The exposure triangle is very important but also a very difficult concept to understand. That's why I start with a basic explanation and some misunderstandings. Because there is a lot of misinformation and that causes a lot of confusion.
Let's start with the triangle itself. There are 3 elements in your camera that affect the exposure of your photo: aperture, shutter speed and ISO. That's all there is. Every automatic program such as AUTO or portrait mode or sports mode also only uses these 3 elements for the exposure. So you can also set everything that these automatic modes do yourself and then you have control over these elements, instead of letting the computer take care of it.
You can link these three things together like a triangle. It is important to know that your light meter plays an important role in this. It always tries to keep the triangle in balance, exactly in the middle between completely white and completely black. Exactly at 0.
This means that if the light changes, so for example the sun suddenly breaks through, 1 of the 3 elements will be adjusted to get the light meter to 0. But even if the light remains the same and you choose a different aperture, a different shutter speed or a different ISO, this has a direct influence on 1 of the other elements (or in the M mode on your exposure of your photo).
In a later blog we will discuss what happens in the different modes when you adjust ISO, aperture or shutter speed and how you can use it to your advantage.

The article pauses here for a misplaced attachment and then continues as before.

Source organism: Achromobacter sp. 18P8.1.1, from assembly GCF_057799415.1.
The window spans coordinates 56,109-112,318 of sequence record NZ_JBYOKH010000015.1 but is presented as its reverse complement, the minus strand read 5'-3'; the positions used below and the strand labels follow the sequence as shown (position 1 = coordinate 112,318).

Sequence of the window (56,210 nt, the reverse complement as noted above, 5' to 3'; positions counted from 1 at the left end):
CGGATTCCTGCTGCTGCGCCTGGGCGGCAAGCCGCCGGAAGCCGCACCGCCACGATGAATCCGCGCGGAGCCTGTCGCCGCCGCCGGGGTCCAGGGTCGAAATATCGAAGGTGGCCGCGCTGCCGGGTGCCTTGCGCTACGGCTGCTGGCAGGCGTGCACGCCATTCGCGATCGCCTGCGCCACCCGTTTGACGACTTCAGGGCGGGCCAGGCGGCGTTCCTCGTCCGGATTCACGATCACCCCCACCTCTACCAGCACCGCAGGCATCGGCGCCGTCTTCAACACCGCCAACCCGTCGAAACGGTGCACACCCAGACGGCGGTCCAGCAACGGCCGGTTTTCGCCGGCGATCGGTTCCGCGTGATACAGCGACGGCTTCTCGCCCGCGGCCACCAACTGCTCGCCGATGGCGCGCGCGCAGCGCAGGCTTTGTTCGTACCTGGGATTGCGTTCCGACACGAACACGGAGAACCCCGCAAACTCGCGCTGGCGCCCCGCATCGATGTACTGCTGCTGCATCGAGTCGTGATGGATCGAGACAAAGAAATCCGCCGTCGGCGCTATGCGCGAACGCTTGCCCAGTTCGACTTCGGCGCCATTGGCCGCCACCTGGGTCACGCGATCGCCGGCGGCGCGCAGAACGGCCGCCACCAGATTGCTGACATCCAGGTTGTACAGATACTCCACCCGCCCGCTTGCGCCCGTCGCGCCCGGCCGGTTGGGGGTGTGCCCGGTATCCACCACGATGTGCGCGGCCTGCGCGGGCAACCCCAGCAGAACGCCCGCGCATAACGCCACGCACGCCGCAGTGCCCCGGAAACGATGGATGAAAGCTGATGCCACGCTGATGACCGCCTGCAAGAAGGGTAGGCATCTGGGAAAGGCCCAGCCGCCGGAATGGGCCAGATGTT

But first to clear up any misconceptions:
If I want to make my photo lighter, I raise my ISO:
Wrong: because if you raise your ISO, it will affect 1 of the other elements because your light meter wants to stay at 0. This only works if you shoot in M mode, but I only recommend that in certain circumstances, M is not the best option for most circumstances. So never use M because you think real photographers only use M, that's not true.
If I want a photo lighter, I have to go to M because I can't do that in the other modes
Wrong: this can also be done in aperture priority or shutter priority with your exposure compensation
ISO should always be kept at 100
Wrong: there are many circumstances where you can or even have to turn in a high ISO both indoors and outdoors, I would like to teach you this.
Auto ISO is most convenient
Wrong: there are circumstances in which you can opt for auto iso, but it is better to make sure that you make decisions yourself and consciously deal with your ISO instead of letting the computer determine what the best ISO is.
The M mode is best, because then you determine the exposure and you are not dependent on the light meter
Wrong: because if you shoot at M you will turn the knobs 9 times out of 10 until your light meter is at 0. So you do use your light meter. In the other modes, the computer ensures that you get to 0 in a millisecond, while you do the exact same thing but need a few seconds.
I really never learn, too complicated:
Wrong: you can learn it too, step by step and with the right coaching and I will help you with that. Because I have been able to explain it clearly to many people and now understand it.
I'm not going to say it's very easy, but with the right personal coaching you will learn it too. I also explain everything clearly step by step in the Everything about photography course , which is also part of the Golden Hour Membership .